The era is the seventeenth century, and the place is China where the latest Emperor has decreed that the use of any martial arts are to be banned. This also means that anybody caught using martial arts is permitted to be beheaded, and as there is a bounty paid for each head certain troops are unscrupulously wandering the countryside and putting whole villages to death, simply to win the money for their heads. As we join the story, this is taking place in one village while one older man, a skilled fighter, does his best to combat the soldiers, but eventually has to make his escape. He is wounded, but not before he meets Wu Yuan Yin (Charlie Yeung), a young woman who helps him kill his pursuer and escorts him back to her village. A hamlet that will soon be under threat from the murderers...
Seven Swords, or Chat Gim if you prefer the original title, was adapted from the book by Yusheng Liang by Chi-Sing Cheung, Tin Nam Chun and the film's esteemed producer and director Tsui Hark. It's an unashamedly sweeping epic, more than a little self-involved, that manages to be busy without being frenetic. Immediately getting on the audience's side, it sets up the martial arts ban as the reason behind the plot, which no fan of such films would like to see come to pass - no more Bruce Lee, Jackie Chan or Jet Li movies? It doesn't bear thinking about. However, what fighting sequences there are are pretty sparsely employed for most of the running time, as the filmmakers prefer to outline the relationship side of things.
Not that the relationships are any less epic than the scenery. The main villain is the general, Fire Wind (Honglei Sun), behind the head-removing attacks, and he sends his men (and woman) out to make him as much money as possible with a variety of weapons, including that old favourite, the flying guillotine. Meanwhile, at Yuan Yin's frontier village, the locals are rhubarbing about the new arrival as the old man is recognised as a torturer employed by the previous dynasty. However, he has chosen to redeem himself by battling the forces of Fire Wind (sounds painful), and persuades Yuan Yin and her friend (who she is secretly in love with) Han (Yi Lu) to take him up to Mount Heaven where they can enlist the help of some mystical swordmen (including stars Donnie Yen and Leon Lai), and so the seven swords of the title are assembled.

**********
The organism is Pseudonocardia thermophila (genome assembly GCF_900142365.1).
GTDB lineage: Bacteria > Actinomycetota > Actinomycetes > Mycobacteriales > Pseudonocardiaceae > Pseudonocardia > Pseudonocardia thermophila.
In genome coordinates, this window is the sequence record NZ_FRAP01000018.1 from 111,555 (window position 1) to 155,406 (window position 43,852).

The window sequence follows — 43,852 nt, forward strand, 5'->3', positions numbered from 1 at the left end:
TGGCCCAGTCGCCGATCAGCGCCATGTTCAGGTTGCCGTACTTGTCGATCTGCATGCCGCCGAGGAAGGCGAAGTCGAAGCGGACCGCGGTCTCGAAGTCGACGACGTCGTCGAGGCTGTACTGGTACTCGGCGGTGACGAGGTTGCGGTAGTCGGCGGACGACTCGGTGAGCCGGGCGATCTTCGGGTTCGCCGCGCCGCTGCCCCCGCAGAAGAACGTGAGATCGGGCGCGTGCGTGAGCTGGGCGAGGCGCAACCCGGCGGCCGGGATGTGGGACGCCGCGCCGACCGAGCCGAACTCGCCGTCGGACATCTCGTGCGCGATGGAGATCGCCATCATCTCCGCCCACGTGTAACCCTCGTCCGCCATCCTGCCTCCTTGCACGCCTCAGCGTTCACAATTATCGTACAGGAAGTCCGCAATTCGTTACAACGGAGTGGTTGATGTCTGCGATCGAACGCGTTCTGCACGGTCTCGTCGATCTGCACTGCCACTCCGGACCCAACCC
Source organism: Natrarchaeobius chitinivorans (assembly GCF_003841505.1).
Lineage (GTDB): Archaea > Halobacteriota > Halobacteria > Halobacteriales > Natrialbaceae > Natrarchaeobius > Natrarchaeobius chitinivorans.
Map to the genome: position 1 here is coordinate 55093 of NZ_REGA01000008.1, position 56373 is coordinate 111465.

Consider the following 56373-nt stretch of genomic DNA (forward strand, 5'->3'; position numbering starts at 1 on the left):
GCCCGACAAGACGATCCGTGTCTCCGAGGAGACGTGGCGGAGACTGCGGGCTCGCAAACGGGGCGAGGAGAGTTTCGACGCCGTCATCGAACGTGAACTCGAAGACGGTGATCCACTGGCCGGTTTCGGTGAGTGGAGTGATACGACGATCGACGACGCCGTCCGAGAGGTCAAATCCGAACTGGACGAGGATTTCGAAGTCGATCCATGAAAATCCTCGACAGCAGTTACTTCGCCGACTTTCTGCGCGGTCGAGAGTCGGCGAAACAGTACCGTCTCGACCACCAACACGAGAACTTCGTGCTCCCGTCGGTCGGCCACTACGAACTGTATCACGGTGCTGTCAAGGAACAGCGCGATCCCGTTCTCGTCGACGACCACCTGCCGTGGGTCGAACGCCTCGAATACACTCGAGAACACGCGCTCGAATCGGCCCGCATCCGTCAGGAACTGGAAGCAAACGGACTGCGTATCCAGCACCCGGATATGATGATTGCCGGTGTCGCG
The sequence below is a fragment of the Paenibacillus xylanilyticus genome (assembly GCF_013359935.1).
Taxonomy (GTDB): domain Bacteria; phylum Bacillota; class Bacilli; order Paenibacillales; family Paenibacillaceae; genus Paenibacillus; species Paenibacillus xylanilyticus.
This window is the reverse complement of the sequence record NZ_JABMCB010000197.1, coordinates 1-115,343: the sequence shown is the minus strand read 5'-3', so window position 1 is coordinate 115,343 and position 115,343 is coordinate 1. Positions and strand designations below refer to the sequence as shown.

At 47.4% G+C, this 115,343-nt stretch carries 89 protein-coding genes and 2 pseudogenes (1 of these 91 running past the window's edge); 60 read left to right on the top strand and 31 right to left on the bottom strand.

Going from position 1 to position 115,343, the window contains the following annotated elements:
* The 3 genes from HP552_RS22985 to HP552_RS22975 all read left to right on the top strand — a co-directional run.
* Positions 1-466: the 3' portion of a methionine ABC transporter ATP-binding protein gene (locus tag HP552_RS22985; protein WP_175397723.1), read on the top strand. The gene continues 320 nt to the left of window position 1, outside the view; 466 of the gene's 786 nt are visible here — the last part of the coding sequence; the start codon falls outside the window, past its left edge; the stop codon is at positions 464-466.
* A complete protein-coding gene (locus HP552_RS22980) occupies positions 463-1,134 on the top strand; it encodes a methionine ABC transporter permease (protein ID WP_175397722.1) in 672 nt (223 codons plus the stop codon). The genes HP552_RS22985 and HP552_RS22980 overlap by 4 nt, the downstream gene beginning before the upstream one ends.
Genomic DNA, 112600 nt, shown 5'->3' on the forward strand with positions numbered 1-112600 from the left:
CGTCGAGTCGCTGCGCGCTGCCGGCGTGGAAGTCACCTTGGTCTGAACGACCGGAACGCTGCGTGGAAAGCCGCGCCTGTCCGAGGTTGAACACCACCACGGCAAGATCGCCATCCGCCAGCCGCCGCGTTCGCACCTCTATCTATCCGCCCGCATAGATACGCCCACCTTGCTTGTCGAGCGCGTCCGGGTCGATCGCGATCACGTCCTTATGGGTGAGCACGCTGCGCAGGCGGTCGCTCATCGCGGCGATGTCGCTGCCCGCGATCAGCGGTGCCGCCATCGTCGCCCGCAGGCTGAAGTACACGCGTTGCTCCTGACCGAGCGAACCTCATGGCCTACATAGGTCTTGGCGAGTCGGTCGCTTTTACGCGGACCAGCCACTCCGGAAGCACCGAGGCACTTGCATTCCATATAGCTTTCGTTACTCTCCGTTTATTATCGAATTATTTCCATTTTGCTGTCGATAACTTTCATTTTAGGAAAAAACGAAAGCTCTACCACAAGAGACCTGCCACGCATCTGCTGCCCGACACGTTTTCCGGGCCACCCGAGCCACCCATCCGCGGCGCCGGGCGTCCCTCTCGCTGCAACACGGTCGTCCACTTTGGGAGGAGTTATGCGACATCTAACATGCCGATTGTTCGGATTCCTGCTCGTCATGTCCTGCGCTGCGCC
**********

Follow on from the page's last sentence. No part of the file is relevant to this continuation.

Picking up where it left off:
As I say, the action sequences are not as plentiful as I would have preferred, and some are pretty anaemic in their staging, not really anything that hasn't been seen before. More characters are introduced, such as Green Pearl (So-Yeon Kim), a Korean slave who Fire Wind has taken as his partner, no matter that she has little say in the matter. She is liberated in one of many conflicts between the heroes and their adversaries, but now that the villagers have to leave their homes to escape losing their bonces, there seems to be a traitor in their midst - could Green Pearl still be allied to Fire Wind? It's not as simple as that, as you might have guessed, and the film travels a starkly picturesque but twisting path along its narrative. The final set piece, where Fire Wind gets to show what he's made of as far as his own martial arts skills are concerned, is excellent, a swordfight in a cramped passageway, but Seven Swords' mournful, wistful tone tends to bring down the mood of the more triumphant developments. Music by Kenji Kawai.
[The Hong Kong Legends two-DVD set has featurettes, interviews with Tsui Hark and the stars, deleted scenes, and trailers among its extras.]
Hong Kong director, producer, writer and actor and one of the most important figures in modern Hong Kong cinema. Hark majored in film in the US, before returning to his homeland to work in television. Made his directing debut in 1979 with the horror thriller The Butterfly Murders, while 1983's Zu: Warriors from the Magic Mountain was a spectacular ghost fantasy quite unlike anything in HK cinema at the time. Other key films of this period include Shanghai Blues and the brilliant Peking Opera Blues.